Suddenly, the ever-mercurial media — fresh off a news cycle praising damas as agents of change and representatives of a rising China — now started ridiculing them as a herd of economically illiterate lemmings. Chinese damas may have briefly shocked the financial world, but once order was restored, they were turned into a national laughingstock. They were, so the narrative went, just a bunch of old women playing games they didn’t understand.

    It wasn’t just about the money they had lost: Many Chinese believed damas had embarrassed the country. Damas’ uncouth rush to buy up as much gold as possible was an uncomfortable reminder that China itself was something of an upstart on the global stage — and occasionally given to its own irrational spending binges. As the young author Jiang Fangzhou put it in a 2014 essay, “Patriots held up Chinese damas as national heroes capable of conquering the financial giants of the West, but the image these women projected on the international stage was not altogether an impressive one.”

    Over time, the dama gold rush of 2013 has faded from people’s memories, but the term has stuck. Its longevity is perhaps due to the fact that it provides a useful shorthand for older women who refuse to adopt the graceful and motherly manner Chinese society expects of them at their age. Most all recalcitrant women who are getting on in years run the risk of being labeled damas. They often find themselves portrayed as gossipy, selfish, and utterly lacking in taste, in addition to being scapegoated for a whole host of social ills.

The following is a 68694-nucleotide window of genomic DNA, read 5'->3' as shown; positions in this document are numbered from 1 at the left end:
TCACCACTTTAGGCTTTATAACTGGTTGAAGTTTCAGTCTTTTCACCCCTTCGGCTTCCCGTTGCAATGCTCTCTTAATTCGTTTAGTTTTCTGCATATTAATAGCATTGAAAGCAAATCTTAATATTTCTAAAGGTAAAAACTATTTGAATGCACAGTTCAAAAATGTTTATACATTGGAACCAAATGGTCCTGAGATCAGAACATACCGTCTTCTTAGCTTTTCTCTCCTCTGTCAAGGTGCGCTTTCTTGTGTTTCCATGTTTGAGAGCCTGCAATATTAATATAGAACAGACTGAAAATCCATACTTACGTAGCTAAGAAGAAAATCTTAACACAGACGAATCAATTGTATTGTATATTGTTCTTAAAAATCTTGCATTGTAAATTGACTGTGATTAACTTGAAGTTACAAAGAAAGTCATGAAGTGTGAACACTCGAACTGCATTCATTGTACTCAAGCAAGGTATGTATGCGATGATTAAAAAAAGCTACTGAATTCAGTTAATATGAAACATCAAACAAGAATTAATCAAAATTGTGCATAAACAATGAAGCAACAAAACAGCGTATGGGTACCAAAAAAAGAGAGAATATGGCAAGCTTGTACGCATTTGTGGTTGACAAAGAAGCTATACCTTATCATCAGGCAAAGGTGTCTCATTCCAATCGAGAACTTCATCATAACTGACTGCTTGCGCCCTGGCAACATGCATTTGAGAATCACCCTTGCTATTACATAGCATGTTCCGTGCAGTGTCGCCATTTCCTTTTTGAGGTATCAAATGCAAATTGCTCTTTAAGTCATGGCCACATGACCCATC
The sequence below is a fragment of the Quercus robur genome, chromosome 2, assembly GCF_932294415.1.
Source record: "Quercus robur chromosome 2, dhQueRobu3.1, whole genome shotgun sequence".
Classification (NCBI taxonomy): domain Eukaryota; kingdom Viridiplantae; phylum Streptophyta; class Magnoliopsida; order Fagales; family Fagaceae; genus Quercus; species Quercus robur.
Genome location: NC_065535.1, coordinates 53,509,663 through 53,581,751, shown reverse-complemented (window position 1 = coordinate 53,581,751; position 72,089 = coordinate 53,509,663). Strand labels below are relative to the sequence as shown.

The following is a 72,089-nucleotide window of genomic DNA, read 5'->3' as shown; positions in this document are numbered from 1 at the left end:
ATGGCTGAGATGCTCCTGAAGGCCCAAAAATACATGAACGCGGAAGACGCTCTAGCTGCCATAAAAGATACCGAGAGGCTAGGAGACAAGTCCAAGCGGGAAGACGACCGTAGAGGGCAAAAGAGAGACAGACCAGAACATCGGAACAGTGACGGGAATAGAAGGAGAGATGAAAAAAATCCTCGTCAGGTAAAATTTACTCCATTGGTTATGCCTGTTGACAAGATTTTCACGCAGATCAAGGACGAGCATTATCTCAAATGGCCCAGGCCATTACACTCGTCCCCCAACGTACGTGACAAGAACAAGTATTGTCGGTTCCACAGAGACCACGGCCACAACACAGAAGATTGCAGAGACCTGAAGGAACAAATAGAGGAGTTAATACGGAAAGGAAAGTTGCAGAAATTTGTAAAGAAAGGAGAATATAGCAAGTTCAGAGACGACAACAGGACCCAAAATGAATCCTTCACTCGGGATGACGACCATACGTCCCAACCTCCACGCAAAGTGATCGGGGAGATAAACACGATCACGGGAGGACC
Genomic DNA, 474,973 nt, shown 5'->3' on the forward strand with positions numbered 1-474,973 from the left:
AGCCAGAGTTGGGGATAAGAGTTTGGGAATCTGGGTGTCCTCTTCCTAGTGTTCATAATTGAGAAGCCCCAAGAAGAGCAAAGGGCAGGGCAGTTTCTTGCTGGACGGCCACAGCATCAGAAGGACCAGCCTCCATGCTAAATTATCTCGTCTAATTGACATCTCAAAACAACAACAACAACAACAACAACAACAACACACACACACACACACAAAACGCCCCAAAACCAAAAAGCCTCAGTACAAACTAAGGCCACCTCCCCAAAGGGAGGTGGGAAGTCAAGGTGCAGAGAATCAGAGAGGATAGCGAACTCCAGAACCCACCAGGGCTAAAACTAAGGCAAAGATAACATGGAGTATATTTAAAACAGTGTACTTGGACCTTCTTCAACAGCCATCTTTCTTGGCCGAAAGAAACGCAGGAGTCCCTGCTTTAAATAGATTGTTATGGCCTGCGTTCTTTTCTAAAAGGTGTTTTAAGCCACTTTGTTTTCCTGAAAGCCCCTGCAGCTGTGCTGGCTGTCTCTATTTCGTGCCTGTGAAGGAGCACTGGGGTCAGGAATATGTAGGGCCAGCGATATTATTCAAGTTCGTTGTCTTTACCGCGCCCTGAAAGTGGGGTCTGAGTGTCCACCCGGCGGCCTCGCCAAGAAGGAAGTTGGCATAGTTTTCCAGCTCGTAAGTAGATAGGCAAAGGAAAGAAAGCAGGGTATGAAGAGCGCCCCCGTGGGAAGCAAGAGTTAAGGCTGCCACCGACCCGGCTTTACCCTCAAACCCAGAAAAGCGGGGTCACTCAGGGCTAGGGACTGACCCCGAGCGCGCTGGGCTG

Take the country’s so-called square dancing grannies, for example. Another group primarily composed of middle-aged and elderly women, Chinese square dancers are known for commandeering the nation’s public spaces and turning them into loud, impromptu dance halls, as well as their occasional clashes with local residents. The country’s media outlets delight in reporting on stories of granny-related social conflict, from the man who was so angered by the conduct of his neighborhood square dancers that he fired a shotgun into the air and unleashed his three Tibetan mastiffs on them, to the incident last month involving a dancing granny who supposedly argued so fiercely with a nearby resident about noise levels that the man had a heart attack and died.